Once we had calmed down and read on we concluded that Route 66, as it is now, partly because of all the realignments over the years, is your own personal journey of memories, possible wrong turns, detours and challenging alternative routes, word is if you tried to do the same route twice you probably wouldn’t be able to. I can’t think about that too much because it becomes too much of a challenge.

With so much Route 66 talk we were buzzing and ready to hit the road, but we still had a couple of days in Albuquerque and on checking out what was going on in the area we headed off to “The Biggest Hot Air Balloon Fiesta In The World” The whole feel around the enchanted trails park was warm, friendly and laid back. People chatted and we picked up a wealth of information about the local area, but I had a recurring question about the Balloon Fiesta which to me seemed fair and understandable.

“So what happens once the hundreds of balloons have ascended and disappeared off into the distance, is there entertainment on the ground, what do people get up to?”

Answers came in the way of changing the subject “Have you checked out old town?”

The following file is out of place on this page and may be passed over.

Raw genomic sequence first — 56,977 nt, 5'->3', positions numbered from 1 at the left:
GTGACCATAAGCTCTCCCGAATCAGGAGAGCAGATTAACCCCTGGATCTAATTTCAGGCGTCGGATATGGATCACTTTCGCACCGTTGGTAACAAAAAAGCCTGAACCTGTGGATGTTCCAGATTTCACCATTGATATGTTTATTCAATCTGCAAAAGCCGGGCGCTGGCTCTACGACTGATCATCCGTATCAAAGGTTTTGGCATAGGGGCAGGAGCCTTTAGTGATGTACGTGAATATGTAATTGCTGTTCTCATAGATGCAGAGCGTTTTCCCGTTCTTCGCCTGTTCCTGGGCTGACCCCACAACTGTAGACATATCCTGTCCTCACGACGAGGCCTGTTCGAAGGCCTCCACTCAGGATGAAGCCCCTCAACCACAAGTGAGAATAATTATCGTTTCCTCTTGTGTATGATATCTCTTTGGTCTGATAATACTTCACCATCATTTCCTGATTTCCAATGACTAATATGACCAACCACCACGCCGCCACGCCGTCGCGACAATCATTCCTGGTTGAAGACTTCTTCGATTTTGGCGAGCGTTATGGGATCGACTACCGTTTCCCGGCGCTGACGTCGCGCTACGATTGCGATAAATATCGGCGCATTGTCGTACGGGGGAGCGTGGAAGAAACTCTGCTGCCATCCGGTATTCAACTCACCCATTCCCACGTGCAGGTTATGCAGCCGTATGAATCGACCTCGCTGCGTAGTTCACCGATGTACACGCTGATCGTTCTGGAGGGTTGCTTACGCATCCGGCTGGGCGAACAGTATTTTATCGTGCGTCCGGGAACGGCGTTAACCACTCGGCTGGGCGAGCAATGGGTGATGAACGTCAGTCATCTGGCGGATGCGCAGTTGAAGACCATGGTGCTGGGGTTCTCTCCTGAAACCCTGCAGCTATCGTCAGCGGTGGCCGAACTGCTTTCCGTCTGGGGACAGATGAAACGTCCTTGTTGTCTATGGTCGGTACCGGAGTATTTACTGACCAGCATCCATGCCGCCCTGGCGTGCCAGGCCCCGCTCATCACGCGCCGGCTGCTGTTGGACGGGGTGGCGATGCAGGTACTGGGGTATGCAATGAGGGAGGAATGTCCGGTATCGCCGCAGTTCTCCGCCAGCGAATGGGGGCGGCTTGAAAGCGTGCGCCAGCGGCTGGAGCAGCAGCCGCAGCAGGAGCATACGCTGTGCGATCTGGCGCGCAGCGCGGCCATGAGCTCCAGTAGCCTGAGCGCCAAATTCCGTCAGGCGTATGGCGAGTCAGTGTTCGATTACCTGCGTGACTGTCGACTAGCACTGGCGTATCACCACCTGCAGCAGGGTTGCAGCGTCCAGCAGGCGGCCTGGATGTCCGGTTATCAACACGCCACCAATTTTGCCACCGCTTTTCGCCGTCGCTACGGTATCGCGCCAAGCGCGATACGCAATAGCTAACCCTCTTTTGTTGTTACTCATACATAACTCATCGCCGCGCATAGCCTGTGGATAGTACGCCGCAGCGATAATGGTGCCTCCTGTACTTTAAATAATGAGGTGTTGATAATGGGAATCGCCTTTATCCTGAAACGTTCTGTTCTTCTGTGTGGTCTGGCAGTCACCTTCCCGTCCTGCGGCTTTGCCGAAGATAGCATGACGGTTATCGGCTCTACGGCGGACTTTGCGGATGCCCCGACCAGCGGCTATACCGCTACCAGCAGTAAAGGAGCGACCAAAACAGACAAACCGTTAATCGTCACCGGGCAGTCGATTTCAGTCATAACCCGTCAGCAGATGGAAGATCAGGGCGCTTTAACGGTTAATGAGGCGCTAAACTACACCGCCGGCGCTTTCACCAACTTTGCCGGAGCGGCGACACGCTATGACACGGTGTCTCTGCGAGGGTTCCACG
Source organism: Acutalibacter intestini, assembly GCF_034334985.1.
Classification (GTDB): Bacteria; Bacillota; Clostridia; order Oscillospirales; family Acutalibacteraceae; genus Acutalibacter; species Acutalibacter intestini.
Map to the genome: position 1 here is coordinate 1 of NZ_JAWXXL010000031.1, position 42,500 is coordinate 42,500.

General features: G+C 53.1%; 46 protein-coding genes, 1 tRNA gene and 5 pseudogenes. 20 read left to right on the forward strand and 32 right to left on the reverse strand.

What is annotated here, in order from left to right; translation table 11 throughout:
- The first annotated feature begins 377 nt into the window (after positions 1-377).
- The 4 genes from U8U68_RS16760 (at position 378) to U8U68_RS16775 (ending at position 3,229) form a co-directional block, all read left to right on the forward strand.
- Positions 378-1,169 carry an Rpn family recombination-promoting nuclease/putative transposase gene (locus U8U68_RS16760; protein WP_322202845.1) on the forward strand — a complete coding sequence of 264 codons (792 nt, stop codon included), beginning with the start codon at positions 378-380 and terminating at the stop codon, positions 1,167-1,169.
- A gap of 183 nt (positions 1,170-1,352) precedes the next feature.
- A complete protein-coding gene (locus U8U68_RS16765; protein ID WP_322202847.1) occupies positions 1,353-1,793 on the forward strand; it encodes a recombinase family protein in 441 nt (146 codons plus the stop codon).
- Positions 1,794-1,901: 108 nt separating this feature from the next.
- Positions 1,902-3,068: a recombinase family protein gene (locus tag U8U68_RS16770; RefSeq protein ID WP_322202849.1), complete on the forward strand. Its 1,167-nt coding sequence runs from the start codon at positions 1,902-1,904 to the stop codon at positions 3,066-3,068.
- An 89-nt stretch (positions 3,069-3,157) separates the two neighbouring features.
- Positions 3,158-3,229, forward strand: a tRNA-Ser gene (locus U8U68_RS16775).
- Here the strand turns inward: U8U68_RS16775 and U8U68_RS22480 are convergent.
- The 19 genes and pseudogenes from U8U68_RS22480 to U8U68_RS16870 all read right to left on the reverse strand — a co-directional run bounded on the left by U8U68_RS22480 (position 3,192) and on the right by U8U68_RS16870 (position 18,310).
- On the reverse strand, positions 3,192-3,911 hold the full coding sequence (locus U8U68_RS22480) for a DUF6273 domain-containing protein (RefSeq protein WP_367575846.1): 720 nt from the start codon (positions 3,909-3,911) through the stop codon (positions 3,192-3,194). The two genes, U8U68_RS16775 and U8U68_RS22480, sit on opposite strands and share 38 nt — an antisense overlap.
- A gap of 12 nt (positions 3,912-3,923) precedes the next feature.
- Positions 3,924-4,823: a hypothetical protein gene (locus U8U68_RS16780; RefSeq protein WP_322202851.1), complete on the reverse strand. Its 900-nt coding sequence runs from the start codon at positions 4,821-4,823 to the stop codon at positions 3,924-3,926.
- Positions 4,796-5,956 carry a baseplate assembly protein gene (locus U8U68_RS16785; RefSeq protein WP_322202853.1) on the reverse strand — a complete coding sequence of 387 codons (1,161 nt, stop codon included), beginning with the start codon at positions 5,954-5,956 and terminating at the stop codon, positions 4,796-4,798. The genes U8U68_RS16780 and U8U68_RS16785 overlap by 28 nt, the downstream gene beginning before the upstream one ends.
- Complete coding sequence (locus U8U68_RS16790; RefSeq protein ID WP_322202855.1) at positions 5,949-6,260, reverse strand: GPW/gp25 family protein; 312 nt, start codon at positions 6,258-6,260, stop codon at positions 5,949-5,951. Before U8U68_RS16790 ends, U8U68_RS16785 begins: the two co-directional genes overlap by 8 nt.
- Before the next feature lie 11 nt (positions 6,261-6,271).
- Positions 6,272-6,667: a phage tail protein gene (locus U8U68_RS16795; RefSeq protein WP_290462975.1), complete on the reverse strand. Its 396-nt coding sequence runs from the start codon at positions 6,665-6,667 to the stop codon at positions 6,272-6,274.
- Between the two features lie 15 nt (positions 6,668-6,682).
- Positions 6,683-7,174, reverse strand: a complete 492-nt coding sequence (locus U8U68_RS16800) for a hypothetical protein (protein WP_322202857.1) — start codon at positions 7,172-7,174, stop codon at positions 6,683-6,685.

So we ventured off and paid $20 each, the venue was huge, the car parks were almost empty, and the balloons had flown off to return around 6pm. There were stalls on the ground selling Native American crafts, a lot of exceptional chain saw carving, Burritos, Tacos, Enchiladas. The Fiesta is on for 8 days and apparently we had picked a quiet day. We spoke to a young guy called Ethan he was with a group of friends and was something to do with the organising. Ian discussed art with him. Ethan told us to return later around 6 o’clock, he said he would meet us at the gate. There was going to be fireworks, music and a light show from the balloons on the ground. Sounded great.

“I gotta leave now” says Ethan “ You may as well leave now too and return later, see you around six, I’m off to court, see you later, haha or not depends how that goes!”

Needless to say we didn’t go back, instead we asked Vicki about the closest place to eat out of the city. She sent us up Route 66 to The Route 66 Casino. I considered how many Route 66 diners etc there must have been along its 2500 miles in its heyday. Was this the only Route 66 Casino? Neither of us had ever ventured into a Casino and what we imagined turned into something completely different…

to be continued …

If you missed the beginning here’s Part 1, ‘California Dreaming’ :

Part 1 – California Dreaming